From novelist Peggy Bechko’s uberhelpful blog:
Writer – Tell Your Readers Only What They Need To Know! – by Peggy Bechko (from Peggy’s blog)
As writers, it’s good for us to think a bit about how the brain works and what it’s really looking for in many things, but for us the important issue is what does it want from a story?
If you read, and as a writer I know you do, you’ve no doubt come across various statistics as to the information we’re deluged with on a daily basis — even on a per second basis.
Recently I read over 11,000,000 pieces of information comes at our five senses every second. All I can say is I don’t know how that was calculated, but if true — OMG!
But, our brains, tireless filters that they are, sift through all that info at incredible speeds pulling out what we need to know from what we can, with little or no consequence, put side and ignore. With that in mind and these statistics reverberating through our thought processes, that same article pointed out that 99.9 percent of all that incoming information is instantly tossed aside.
Hmmm, that gives you, the writer, a .1 percent chance of your information making it through the filter. Not very good odds.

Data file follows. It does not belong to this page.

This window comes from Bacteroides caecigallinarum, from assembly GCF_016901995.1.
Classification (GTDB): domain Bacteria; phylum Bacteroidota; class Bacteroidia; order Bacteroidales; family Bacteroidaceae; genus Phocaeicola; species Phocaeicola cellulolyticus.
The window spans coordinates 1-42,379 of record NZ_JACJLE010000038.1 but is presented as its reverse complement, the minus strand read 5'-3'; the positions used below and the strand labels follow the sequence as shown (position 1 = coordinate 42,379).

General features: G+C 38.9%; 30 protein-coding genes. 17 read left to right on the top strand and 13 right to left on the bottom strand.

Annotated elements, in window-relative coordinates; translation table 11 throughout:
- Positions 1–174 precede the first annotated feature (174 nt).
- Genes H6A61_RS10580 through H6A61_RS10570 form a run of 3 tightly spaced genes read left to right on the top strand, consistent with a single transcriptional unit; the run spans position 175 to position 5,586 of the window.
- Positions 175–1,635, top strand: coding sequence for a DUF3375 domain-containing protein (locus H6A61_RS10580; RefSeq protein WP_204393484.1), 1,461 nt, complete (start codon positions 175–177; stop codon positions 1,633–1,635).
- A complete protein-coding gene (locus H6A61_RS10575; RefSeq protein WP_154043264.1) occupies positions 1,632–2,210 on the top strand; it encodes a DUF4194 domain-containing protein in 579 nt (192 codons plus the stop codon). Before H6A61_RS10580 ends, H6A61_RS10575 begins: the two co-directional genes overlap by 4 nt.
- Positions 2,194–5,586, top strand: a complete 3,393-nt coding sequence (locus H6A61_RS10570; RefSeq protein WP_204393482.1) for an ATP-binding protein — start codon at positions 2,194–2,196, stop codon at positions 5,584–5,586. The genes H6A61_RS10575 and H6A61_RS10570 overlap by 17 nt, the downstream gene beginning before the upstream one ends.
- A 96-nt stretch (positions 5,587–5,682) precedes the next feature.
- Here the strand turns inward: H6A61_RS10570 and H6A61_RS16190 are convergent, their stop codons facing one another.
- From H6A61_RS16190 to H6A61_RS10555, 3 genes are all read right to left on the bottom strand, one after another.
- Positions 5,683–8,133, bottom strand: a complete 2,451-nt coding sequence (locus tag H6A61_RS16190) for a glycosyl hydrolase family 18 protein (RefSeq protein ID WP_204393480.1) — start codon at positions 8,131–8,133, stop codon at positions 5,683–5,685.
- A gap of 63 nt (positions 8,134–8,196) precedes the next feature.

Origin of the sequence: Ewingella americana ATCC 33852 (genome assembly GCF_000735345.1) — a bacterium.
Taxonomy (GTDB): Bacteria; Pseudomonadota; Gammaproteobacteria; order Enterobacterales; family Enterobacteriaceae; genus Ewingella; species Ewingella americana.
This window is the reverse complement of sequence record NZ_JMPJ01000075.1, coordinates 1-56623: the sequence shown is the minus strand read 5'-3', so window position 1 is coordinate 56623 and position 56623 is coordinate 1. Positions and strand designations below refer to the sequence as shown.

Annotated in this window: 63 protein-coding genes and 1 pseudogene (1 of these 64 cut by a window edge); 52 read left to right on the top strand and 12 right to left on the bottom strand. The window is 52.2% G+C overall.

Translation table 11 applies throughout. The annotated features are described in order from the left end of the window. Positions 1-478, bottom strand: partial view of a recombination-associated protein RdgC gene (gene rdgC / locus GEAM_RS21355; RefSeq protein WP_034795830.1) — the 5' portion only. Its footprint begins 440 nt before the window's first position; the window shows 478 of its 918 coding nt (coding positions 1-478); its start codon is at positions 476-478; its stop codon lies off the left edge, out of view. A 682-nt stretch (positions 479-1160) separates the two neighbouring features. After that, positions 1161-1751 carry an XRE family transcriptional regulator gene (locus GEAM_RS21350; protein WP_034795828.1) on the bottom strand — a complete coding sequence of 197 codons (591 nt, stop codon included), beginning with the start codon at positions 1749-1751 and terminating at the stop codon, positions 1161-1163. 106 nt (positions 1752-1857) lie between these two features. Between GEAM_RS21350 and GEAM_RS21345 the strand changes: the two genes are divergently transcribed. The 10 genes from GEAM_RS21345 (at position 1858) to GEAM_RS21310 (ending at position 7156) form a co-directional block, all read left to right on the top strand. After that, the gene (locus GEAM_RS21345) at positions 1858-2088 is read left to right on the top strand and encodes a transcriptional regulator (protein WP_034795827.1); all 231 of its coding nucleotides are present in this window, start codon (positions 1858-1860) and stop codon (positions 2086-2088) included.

Now, don’t panic. The reader is there because he or she wants to be and so is happy to be absorbing the information the writer is presenting – that’s you.
But, and it’s a big BUT, that doesn’t give you license to bore or overload your reader. Those readers are still wired to filter out the extraneous material. So, that means you, as the writer, must introduce things the reader needs to know. In fact, in this situation the reader is assuming that everything the writer tells him or her is something he or she needs to know. And that means that if, while you’re writing, you add words for the sake of adding them, if you provide pointless information your reader is going to read meaning into it, even if you were typing empty words. And that being the case, the reader will read the wrong meaning into those written words since there can’t be a right one if you’re just pumping out ‘background’ that doesn’t relate to the story other than to fill space.
Okay, that’s bad. So, the solution?
You’ve heard it before.
I’ll say it again.
Kill your darlings. Do it with enthusiasm.
Write tight and learn to recognize when you’ve gotten a bit carried away and, while the writing may be great, have created a whole spiel that’s unrelated to your story and keeping it on track.
Think about it. Provide what your readers need to know and you’ll keep them hooked through your book.